Canada’s joint declaration against arbitrary detention needs teeth
25 Feb 2021|

On 15 February, Canada launched the ‘Declaration against arbitrary detention in state-to-state relations’. The statement was endorsed by 59 countries, including Australia, New Zealand, the United States, Japan and the United Kingdom.

While the declaration doesn’t specify any particular state responsible for these actions, it’s widely believed to be tied to Canada’s ongoing efforts to free two of its citizens, Michael Spavor and Michael Kovrig, from arbitrary detention in China. Spavor and Kovrig were detained in China on 10 December 2018, one week after Huawei Chief Financial Officer Meng Wanzhou was arrested in Canada pursuant to its extradition treaty with the US. While the two Canadians were eventually charged with spying (more than 18 months after they were arrested), the thinly veiled rationale for their detention is to apply pressure on the Canadian government to interfere in the legal process Meng is currently subject to.

The detention of Spavor and Kovrig is just one of 152 cases of coercive diplomacy by the Chinese Communist Party in the last 10 years, as tracked in an ASPI report I co-wrote in September. The report demonstrates the significant rise in the CCP’s use of coercive diplomacy since 2018, a trajectory that is likely to continue unless target states respond in a coordinated and joint manner.

One of the main findings of the report was that it’s in the CCP’s interests to isolate countries when it applies coercive measures. Until recently, states subjected to CCP coercion have undermined their own interests by responding bilaterally. Unsurprisingly, the use of coercive diplomacy against them has continued.

Canada’s approach to the fallout with China over the Meng case illustrates this point perfectly. Up to now, the Canadian government hadn’t taken any direct action against the CCP in response to the arrests of Kovrig and Spavor (beyond condemning the behaviour), likely in an attempt to avoid any further escalation. Yet the situation continued to escalate anyway, with trade and tourism restrictions enforced throughout 2019, and three Canadian citizens sentenced to death in China since the arrest of Meng.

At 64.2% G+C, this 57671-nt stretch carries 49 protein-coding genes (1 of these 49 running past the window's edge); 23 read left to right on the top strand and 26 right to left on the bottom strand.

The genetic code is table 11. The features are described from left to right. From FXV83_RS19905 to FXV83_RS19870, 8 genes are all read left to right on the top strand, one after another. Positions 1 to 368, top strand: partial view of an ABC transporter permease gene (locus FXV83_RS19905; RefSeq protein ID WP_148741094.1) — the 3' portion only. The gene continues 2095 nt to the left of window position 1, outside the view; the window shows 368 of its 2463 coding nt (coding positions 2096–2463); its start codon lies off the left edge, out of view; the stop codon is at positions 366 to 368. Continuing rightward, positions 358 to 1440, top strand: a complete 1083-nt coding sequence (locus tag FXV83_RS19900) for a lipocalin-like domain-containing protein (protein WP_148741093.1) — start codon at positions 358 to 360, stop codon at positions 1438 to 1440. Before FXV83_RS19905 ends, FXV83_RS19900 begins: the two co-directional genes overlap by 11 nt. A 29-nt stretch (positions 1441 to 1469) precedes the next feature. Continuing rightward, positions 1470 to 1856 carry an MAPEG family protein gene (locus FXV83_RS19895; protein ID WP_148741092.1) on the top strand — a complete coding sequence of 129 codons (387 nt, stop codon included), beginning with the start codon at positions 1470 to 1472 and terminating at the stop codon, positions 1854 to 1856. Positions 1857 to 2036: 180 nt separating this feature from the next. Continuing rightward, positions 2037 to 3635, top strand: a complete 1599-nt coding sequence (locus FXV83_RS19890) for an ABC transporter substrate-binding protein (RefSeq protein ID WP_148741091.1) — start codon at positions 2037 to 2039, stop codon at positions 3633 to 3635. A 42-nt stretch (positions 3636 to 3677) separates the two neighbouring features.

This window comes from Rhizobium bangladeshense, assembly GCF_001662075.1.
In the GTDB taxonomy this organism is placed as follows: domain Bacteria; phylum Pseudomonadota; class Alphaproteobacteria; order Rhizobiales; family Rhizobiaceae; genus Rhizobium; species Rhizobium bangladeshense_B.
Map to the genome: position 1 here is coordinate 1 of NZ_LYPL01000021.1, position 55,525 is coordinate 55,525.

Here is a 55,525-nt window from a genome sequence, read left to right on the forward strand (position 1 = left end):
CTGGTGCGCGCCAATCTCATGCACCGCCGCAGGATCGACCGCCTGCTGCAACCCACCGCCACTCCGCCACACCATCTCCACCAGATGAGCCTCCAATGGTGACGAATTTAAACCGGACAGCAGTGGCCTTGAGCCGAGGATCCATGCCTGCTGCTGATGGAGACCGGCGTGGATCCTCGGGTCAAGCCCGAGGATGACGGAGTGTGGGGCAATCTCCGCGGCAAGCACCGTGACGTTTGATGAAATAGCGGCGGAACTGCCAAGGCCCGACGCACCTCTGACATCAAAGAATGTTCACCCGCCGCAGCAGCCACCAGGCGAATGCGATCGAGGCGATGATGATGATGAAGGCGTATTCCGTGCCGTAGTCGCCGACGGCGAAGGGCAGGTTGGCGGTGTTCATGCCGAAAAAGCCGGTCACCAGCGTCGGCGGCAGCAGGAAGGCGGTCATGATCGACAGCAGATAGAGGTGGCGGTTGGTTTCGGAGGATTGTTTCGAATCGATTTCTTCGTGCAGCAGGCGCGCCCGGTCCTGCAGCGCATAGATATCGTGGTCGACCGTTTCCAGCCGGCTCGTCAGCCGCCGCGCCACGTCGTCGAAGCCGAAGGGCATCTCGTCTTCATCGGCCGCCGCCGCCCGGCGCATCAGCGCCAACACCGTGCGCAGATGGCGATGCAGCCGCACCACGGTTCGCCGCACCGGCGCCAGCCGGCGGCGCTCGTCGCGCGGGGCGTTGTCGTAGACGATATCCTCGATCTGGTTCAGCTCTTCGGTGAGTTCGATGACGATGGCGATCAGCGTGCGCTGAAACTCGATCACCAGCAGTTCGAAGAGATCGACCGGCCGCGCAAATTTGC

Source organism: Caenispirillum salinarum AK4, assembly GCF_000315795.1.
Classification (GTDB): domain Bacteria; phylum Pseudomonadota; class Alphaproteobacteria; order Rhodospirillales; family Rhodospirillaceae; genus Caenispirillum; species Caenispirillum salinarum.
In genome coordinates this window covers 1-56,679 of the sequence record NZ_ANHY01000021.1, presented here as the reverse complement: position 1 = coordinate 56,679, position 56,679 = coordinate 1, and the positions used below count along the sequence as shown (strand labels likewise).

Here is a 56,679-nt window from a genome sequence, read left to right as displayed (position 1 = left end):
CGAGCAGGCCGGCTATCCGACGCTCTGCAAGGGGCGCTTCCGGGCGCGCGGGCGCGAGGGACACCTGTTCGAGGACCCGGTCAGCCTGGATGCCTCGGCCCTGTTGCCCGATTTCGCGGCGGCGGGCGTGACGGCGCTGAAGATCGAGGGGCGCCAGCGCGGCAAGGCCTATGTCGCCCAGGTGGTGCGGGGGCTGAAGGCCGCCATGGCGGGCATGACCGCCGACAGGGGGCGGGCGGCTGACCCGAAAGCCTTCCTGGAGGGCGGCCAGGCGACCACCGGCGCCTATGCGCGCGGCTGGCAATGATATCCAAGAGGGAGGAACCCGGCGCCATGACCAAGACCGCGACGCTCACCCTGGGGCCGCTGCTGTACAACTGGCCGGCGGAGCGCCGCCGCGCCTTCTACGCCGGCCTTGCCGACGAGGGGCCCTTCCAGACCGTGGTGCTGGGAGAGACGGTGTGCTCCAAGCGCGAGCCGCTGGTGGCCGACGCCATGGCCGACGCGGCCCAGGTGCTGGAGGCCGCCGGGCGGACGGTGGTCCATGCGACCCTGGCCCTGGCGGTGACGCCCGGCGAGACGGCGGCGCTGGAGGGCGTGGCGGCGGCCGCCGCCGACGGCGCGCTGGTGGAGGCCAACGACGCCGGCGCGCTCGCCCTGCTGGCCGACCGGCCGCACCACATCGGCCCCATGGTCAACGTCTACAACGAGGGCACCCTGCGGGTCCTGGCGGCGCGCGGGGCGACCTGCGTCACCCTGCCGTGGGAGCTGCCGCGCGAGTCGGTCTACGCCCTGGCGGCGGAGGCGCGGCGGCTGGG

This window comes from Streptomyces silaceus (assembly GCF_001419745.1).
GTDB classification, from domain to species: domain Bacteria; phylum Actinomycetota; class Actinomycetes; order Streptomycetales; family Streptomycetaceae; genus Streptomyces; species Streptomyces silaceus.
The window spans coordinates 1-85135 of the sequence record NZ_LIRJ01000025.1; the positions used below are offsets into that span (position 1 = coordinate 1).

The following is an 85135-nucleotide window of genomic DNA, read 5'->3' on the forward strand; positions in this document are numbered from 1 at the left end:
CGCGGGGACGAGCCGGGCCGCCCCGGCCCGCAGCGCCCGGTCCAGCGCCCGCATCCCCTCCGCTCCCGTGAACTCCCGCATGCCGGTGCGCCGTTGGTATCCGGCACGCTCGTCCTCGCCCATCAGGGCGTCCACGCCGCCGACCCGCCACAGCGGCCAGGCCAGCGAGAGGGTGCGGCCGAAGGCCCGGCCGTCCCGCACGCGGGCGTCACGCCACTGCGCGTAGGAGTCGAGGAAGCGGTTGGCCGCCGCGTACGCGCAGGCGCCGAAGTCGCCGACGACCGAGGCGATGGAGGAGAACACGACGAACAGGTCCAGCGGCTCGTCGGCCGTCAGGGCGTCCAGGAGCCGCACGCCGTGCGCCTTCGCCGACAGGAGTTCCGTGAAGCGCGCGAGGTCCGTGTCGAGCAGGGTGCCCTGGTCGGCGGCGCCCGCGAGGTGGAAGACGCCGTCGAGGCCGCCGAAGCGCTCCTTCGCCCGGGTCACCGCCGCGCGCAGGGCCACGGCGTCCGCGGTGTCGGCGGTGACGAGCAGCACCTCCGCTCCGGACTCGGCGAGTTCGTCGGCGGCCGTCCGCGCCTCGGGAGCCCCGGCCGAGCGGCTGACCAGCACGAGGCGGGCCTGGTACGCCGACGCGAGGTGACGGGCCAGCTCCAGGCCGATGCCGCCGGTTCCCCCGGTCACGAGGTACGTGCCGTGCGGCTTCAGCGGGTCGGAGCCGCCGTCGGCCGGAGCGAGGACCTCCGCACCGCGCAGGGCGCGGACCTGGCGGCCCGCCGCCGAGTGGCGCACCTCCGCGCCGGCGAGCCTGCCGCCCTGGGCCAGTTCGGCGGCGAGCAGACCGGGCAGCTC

While a number of Canada’s allies condemned the CCP’s actions, these responses lacked coordination (for example, the Australian government took three weeks to release a statement expressing its ‘concerns’ over the Canadians’ detention), which ultimately sent a clear message to the CCP that Canada was on its own (as was Australia, which had its own citizens arbitrarily arrested in China).

A lot has changed in the past three years. Canada’s lead on the joint declaration is the mark of a new direction for the government in response to the CCP’s coercive tactics, and the number of supporting signatures ‘reflects a deepening global frustration with the tactics of authoritarian regimes’. The harnessing of this international political pressure will likely have more of an impact than the content of the declaration.

The practice of arbitrary detention already violates a number of international human rights laws, including the Universal Declaration of Human Rights and the International Covenant on Civil and Political Rights, so declaring the illegality of the CCP’s actions will be less effective than applying international political pressure.

The CCP is already working on flipping the narrative surrounding the declaration to its advantage on the Meng dispute. Although the CCP is yet to formally respond to the declaration, the party’s mouth-piece the Global Times has already fired off a number of articles accusing Canada (and the West more generally) of hypocrisy.

The CCP has long maintained the farce that the continued detention of the two Canadians has no relation to Meng’s case, and has in turn accused Canada of partaking in ‘hostage diplomacy’. This is despite the fact that on 24 June, Chinese Ministry of Foreign Affairs spokesperson Zhao Lijian directly linked the two cases. In a statement translated into English, Zhao said that the release of Meng, through Ottawa’s intervention in the extradition proceedings, ‘could open up space for resolution to the situation of the two Canadians’.

It’s clear that the work the Canadian government has put into the declaration is far from finished. As Czech Foreign Minister Tomas Petricek warned, ‘For this initiative to succeed, we need as many signatories as possible.’ To be effective, the declaration must be complemented by enforcement measures to give it teeth. The declaration as it stands is a non-binding instrument, and steps should be made towards formalising it into a treaty—as Canada did when it took the lead in the campaign against landmines, which also started out as a declaration.

A treaty based on the declaration condemning arbitrary detention would amount to the coordinated joint pushback against the CCP that Canada, and all other target states, have needed from the beginning.